World Cup exception 'unlikely' to open the way to longer pub opening hours

The High Court today ruled on pubs being allowed to apply forspecial opening hours extensions during the World Cup in June.Following the ruling, the Methodist Church's Secretary forParliamentary and Political Affairs, Ms Rachel Lampard, made thefollowing comments:

"This is a one-off situation. It is unlikely that opening at 7amfor World Cup matches would open the floodgates for futurewidespread extensions - there is unlikely to be the demand fromother sporting events to make it viable for pubs.

"Even though this test case was successful, licence applicationswill still have to go before local licensing magistrates. They willbe required to be sensitive to the needs of local people,particularly where pubs are situated in residential areas ratherthan city centres.

"Not everyone will want to watch football in a pub, and thiswill be particularly true of families with children. As the matchesare being shown on ITV or BBC, many people will choose to watchthem over breakfast at home. There is even an example of a vicarwho is planning to show matches at his church. Such imaginativeapproaches are to be encouraged.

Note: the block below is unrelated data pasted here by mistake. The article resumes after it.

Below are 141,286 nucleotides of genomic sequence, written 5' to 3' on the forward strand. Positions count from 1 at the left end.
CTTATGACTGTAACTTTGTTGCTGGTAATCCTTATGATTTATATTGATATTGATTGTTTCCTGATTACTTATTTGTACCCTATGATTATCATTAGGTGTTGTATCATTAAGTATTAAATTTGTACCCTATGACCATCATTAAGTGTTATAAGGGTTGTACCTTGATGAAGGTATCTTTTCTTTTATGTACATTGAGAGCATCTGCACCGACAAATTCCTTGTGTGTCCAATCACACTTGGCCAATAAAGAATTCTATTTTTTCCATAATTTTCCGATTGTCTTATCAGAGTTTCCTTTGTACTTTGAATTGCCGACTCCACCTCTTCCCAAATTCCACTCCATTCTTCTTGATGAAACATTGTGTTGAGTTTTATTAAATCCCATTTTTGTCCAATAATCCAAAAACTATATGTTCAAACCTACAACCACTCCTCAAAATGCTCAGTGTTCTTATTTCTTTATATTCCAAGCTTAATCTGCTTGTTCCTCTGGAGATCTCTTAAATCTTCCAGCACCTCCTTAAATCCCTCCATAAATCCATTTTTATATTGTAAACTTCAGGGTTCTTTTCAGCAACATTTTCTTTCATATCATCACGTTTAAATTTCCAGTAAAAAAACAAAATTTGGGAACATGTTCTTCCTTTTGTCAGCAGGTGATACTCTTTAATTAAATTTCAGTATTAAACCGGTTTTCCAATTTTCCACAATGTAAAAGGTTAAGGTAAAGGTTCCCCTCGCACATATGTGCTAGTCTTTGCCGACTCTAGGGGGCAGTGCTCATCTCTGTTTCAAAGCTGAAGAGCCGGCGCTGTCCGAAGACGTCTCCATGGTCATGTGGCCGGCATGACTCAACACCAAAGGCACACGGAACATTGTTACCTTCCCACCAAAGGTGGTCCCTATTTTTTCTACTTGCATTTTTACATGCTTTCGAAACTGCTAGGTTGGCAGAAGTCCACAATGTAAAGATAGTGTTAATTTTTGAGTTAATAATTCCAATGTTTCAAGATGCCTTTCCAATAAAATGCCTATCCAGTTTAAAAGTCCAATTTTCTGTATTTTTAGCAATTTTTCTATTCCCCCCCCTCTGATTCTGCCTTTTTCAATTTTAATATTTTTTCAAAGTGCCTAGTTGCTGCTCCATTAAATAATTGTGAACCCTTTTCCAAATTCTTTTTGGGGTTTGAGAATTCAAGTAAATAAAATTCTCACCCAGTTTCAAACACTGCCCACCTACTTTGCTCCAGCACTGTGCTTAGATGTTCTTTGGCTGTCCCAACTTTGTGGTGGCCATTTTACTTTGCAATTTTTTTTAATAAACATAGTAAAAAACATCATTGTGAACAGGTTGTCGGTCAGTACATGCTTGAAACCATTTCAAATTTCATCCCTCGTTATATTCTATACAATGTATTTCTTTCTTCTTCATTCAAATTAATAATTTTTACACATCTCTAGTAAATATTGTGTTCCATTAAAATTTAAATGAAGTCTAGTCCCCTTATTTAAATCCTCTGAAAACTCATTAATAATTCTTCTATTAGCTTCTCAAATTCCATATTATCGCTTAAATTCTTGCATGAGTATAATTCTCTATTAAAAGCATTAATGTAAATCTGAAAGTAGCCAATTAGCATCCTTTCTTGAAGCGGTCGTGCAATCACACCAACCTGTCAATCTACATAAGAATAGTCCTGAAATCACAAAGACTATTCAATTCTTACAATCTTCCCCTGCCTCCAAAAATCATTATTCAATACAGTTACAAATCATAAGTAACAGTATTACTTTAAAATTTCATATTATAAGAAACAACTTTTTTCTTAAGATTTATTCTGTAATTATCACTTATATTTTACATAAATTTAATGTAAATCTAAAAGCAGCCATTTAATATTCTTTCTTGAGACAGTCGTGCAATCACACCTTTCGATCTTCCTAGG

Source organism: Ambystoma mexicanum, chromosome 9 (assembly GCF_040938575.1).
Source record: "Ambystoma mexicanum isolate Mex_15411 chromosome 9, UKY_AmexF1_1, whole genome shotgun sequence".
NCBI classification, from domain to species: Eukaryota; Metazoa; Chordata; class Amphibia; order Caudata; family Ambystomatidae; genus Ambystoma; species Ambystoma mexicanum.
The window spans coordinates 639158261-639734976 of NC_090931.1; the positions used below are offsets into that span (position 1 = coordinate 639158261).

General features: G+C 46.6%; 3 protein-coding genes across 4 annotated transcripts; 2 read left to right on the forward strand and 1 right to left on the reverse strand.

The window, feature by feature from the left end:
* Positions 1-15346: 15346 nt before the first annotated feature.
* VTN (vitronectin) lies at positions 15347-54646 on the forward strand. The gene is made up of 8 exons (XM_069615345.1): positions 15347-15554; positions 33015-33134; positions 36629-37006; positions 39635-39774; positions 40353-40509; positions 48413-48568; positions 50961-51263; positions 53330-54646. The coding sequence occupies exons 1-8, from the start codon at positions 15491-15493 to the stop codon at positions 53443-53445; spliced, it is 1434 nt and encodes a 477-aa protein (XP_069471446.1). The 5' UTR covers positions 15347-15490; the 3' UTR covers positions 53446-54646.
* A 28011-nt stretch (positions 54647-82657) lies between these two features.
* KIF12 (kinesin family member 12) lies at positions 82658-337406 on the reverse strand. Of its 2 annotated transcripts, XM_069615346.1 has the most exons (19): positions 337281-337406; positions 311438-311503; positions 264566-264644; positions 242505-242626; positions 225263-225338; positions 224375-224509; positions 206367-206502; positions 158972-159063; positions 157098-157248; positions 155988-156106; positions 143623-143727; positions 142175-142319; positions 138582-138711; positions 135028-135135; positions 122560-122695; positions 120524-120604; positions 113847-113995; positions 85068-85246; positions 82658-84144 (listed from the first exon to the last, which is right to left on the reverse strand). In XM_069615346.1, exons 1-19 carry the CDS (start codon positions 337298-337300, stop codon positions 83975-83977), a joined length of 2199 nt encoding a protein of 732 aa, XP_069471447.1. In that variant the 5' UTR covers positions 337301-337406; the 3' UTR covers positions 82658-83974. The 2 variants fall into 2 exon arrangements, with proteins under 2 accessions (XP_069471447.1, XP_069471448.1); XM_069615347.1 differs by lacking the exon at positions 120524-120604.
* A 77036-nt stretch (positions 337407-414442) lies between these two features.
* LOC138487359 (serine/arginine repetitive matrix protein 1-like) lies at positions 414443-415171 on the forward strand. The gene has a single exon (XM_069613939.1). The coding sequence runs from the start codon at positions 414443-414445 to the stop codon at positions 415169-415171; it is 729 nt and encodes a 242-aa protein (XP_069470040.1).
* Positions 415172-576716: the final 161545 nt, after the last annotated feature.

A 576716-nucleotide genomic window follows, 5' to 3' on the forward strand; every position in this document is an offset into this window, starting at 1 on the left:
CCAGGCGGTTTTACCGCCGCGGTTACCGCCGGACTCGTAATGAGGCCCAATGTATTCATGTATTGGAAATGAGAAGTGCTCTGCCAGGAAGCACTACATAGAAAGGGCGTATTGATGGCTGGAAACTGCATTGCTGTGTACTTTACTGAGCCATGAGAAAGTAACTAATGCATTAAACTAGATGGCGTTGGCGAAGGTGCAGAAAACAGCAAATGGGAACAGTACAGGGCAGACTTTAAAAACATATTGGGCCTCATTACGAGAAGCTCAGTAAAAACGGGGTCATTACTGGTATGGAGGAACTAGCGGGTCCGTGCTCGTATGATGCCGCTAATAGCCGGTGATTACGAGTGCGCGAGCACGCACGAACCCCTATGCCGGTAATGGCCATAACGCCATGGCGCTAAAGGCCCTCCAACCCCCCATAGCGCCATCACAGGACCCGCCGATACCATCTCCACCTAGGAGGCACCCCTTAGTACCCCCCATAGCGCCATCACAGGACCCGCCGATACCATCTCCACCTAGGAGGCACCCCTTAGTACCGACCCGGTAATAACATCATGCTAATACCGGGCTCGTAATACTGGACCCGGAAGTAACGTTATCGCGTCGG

"Wherever people watch breakfast-time World Cup matches on aweekday they should be strongly discouraged from drinking and thengoing into work. Employees have a responsibility to their firm,their colleagues and the general public to be in a fit state tocarry out their job."

Matches for the 2002 World Cup will be shown in Britain between7.30am and 12.30pm because of the time difference with Japan andKorea.

Some pubs have applied for licence extensions to enablethem to open at 7am and serve alcohol to customers watching WorldCup matches. A handful of extensions have been granted, but mostwere previously refused due to a High Court ruling in 1978. Thissaid that pubs could only open early if clients were participatingin a special event. Subsequent judgements had ruled that watchingfootball matches did not count as participation in a specialevent.

Today's High Court ruling on a test case brought by the pubchain Scottish and Newcastle Retail over-turns the 1978 ruling.